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In a randomized controlled clinical trial that assesses treatment efficacy, a common objective is to assess the association of a measured biomarker response endpoint with the primary study endpoint in the active treatment group, using a case-cohort, case-control, or two-phase sampling design. Methods for power and sample size calculations for such biomarker association analyses typically do not account for the level of treatment efficacy, precluding interpretation of the biomarker association results in terms of biomarker effect modification of treatment efficacy, with detriment that the power calculations may tacitly and inadvertently assume that the treatment harms some study participants. We develop power and sample size methods accounting for this issue, and the methods also account for inter-individual variability of the biomarker that is not biologically relevant (e.g., due to technical measurement error). We focus on a binary study endpoint and on a biomarker subject to measurement error that is normally distributed or categorical with two or three levels. We illustrate the methods with preventive HIV vaccine efficacy trials, and include an R package implementing the methods.
Commonly, clinical efficacy trials randomize study participants to receive a treatment or control preparation (e.g., placebo) at one or more visits, and follow these participants for occurrence of the primary clinical study endpoint. The primary objective assesses treatment efficacy against the clinical endpoint, and a common secondary objective assesses the association of intermediate response endpoints (e.g., biomarkers) measured after the administration of treatment with primary endpoint occurrence in the active treatment group. Applications of this secondary objective include developing prognostic biomarkers and providing information for other analysis objectives such as surrogate endpoint and mediation assessment. Typical statistical approaches for assessing such correlates of risk (CoRs) have included logistic or Cox proportional hazards regression models that account for the sampling design that was used for measuring the biomarkers (e.g., [1–4]).
For power calculations to detect CoRs in a cohort such as an active treatment group, many methods have been developed for case-cohort studies (e.g., ), case-control studies (e.g., [6–7]), and the generalization of case-control studies to two-phase sampling studies (e.g., ). However, the available approaches typically do not account for the level of clinical treatment efficacy overall and in biomarker response subgroups, precluding interpretation of the results in terms of potential correlates of efficacy/protection. We develop an approach to CoR power/sample size calculations that accounts for this issue, which is important because if the power calculations are based solely on the biomarker-outcome association in the active treatment group, then one could design a case-control study to, say, have 90% power to detect a biomarker-outcome odds ratio of 0.5, but not realize that this power is achieved under a tacit assumption that the endpoint rate is higher in the active arm than the control arm for the subgroup with lowest biomarker responses. By specifying overall treatment efficacy and biomarker-specific treatment efficacies as input parameters, our approach makes transparent in the power calculations the link between the CoR effect size in the active treatment arm and the corresponding difference in biomarker-specific treatment efficacies.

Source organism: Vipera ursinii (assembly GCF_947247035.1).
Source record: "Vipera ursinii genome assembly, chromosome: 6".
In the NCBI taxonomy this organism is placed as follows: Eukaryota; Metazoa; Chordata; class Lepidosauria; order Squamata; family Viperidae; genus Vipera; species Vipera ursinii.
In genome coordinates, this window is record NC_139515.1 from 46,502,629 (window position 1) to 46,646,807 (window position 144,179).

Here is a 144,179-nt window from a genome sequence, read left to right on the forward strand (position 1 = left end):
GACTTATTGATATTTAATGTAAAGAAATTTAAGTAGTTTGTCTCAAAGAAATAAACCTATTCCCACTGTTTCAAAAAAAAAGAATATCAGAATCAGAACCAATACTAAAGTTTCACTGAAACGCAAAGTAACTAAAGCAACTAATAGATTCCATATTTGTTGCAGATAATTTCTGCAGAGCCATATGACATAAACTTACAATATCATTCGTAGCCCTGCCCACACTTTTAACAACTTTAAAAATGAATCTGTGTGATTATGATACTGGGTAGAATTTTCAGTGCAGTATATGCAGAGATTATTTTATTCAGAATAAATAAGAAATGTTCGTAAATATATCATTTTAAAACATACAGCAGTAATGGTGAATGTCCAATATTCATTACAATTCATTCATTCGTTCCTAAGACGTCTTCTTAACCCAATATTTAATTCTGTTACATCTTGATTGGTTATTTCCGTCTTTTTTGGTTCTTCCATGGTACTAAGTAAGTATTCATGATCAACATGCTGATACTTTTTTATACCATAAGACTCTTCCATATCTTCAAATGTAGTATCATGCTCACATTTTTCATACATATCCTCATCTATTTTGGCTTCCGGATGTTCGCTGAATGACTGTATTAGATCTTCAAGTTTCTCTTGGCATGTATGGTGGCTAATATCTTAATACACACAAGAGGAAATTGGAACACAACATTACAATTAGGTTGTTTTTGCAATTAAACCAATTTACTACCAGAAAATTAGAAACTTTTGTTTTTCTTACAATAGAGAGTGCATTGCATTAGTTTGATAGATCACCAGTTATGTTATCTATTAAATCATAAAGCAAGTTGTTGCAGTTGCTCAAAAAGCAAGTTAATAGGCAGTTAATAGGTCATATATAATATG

In addition, our approach accounts for the component of inter-individual variability of the biomarker that is not biologically relevant (e.g., due to technical measurement error of the device employed to measure a biological response), which is important because the degree of measurement error of the biomarker heavily influences power of the CoR analysis, such that accounting for this issue is needed to obtain accurate power calculations. In our approach the user inputs a parameter ρ defined as the estimated fraction of the biomarker’s variance that is potentially biologically relevant for protection, and displays how power and sample size requirements vary with ρ.
Our approach can be used for a general binary clinical endpoint model with case-cohort, case-control, or two-phase sampling of the biomarker, using without replacement or Bernoulli sampling. We illustrate the approach with a logistic regression model and case-control without replacement sampling. For rare event studies (e.g., with cumulative endpoint rate less than 10%), we found in simulations that the power for the logistic regression model tends to be very similar to that for a Cox regression model ; thus in this setting the approach may provide sufficiently accurate power results for time-to-event CoR analysis. The simplification afforded by using a binary outcome is helpful for focusing attention on the two issues listed above.
Related research has developed power calculators of testing procedures for assessing the association of a true biomarker subject to measurement error and a sub-sampling design with an outcome (e.g., [10–12]). Here, we depart from this research objective by developing a power calculator of testing procedures for assessing the association of a measured/observed biomarker that has components of variability thought to be not possibly associated with the outcome. Whereas the former testing procedures incorporate bias-correction techniques, leveraging, for example, validation sets or replicate biomarker measurements, our power calculator may be used with a large number of available hypothesis testing procedures from the case-cohort/case-control/two-phase sampling statistical methods literature (going back to Horvitz and Thompson ), where the methods do not need bias-correction techniques. Thus, the contribution of this work is to provide more interpretable and accurate power calculations for the common scientific endeavor to understand power for detecting the association of a measured/observed biomarker with the outcome. Moreover, previous work has developed power calculation formulas for associating a measured biomarker subject to measurement error with a dichotomous outcome; for example [14–16] considered a normally distributed biomarker following a classical measurement error model, with application to logistic regression correlates analysis.